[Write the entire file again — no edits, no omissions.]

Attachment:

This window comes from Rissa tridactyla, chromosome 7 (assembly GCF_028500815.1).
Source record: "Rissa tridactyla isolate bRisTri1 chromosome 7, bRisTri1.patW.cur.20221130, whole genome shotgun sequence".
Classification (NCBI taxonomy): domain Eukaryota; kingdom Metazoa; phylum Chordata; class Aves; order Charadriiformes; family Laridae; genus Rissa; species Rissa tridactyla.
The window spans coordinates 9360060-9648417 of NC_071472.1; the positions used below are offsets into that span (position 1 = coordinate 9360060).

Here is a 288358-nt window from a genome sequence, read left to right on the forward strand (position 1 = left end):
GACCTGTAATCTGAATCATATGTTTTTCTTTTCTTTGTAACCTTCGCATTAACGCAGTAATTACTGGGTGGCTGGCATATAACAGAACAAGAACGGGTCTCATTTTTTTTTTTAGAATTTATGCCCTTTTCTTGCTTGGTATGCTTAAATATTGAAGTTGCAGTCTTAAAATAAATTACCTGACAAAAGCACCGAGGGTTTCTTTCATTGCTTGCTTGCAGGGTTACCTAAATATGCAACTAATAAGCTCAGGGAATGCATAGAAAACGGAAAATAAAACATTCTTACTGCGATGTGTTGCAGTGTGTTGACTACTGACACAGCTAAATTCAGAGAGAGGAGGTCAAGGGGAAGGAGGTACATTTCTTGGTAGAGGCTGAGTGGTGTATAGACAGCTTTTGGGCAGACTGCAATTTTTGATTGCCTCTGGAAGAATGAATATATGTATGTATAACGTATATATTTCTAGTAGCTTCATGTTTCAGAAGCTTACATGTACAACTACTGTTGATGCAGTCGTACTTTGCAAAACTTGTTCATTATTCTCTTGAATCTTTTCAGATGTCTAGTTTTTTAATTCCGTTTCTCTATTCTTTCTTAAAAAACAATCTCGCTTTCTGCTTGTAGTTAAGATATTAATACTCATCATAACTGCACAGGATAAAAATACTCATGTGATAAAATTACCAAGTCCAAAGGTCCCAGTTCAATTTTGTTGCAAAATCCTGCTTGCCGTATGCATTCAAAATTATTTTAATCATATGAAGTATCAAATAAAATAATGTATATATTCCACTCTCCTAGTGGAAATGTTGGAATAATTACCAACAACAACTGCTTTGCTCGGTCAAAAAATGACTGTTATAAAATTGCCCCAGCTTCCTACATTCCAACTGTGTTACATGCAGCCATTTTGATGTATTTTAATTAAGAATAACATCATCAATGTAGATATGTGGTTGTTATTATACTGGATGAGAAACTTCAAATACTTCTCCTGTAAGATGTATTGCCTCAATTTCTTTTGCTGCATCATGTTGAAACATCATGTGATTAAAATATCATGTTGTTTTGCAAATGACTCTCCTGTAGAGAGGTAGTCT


This window comes from Rissa tridactyla, chromosome 7 (assembly GCF_028500815.1).
Source record: "Rissa tridactyla isolate bRisTri1 chromosome 7, bRisTri1.patW.cur.20221130, whole genome shotgun sequence".
Classification (NCBI taxonomy): domain Eukaryota; kingdom Metazoa; phylum Chordata; class Aves; order Charadriiformes; family Laridae; genus Rissa; species Rissa tridactyla.
The window spans coordinates 9360060-9648417 of NC_071472.1; the positions used below are offsets into that span (position 1 = coordinate 9360060).

Here is a 288358-nt window from a genome sequence, read left to right on the forward strand (position 1 = left end):
GACCTGTAATCTGAATCATATGTTTTTCTTTTCTTTGTAACCTTCGCATTAACGCAGTAATTACTGGGTGGCTGGCATATAACAGAACAAGAACGGGTCTCATTTTTTTTTTTAGAATTTATGCCCTTTTCTTGCTTGGTATGCTTAAATATTGAAGTTGCAGTCTTAAAATAAATTACCTGACAAAAGCACCGAGGGTTTCTTTCATTGCTTGCTTGCAGGGTTACCTAAATATGCAACTAATAAGCTCAGGGAATGCATAGAAAACGGAAAATAAAACATTCTTACTGCGATGTGTTGCAGTGTGTTGACTACTGACACAGCTAAATTCAGAGAGAGGAGGTCAAGGGGAAGGAGGTACATTTCTTGGTAGAGGCTGAGTGGTGTATAGACAGCTTTTGGGCAGACTGCAATTTTTGATTGCCTCTGGAAGAATGAATATATGTATGTATAACGTATATATTTCTAGTAGCTTCATGTTTCAGAAGCTTACATGTACAACTACTGTTGATGCAGTCGTACTTTGCAAAACTTGTTCATTATTCTCTTGAATCTTTTCAGATGTCTAGTTTTTTAATTCCGTTTCTCTATTCTTTCTTAAAAAACAATCTCGCTTTCTGCTTGTAGTTAAGATATTAATACTCATCATAACTGCACAGGATAAAAATACTCATGTGATAAAATTACCAAGTCCAAAGGTCCCAGTTCAATTTTGTTGCAAAATCCTGCTTGCCGTATGCATTCAAAATTATTTTAATCATATGAAGTATCAAATAAAATAATGTATATATTCCACTCTCCTAGTGGAAATGTTGGAATAATTACCAACAACAACTGCTTTGCTCGGTCAAAAAATGACTGTTATAAAATTGCCCCAGCTTCCTACATTCCAACTGTGTTACATGCAGCCATTTTGATGTATTTTAATTAAGAATAACATCATCAATGTAGATATGTGGTTGTTATTATACTGGATGAGAAACTTCAAATACTTCTCCTGTAAGATGTATTGCCTCAATTTCTTTTGCTGCATCATGTTGAAACATCATGTGATTAAAATATCATGTTGTTTTGCAAATGACTCTCCTGTAGAGAGGTAGTCT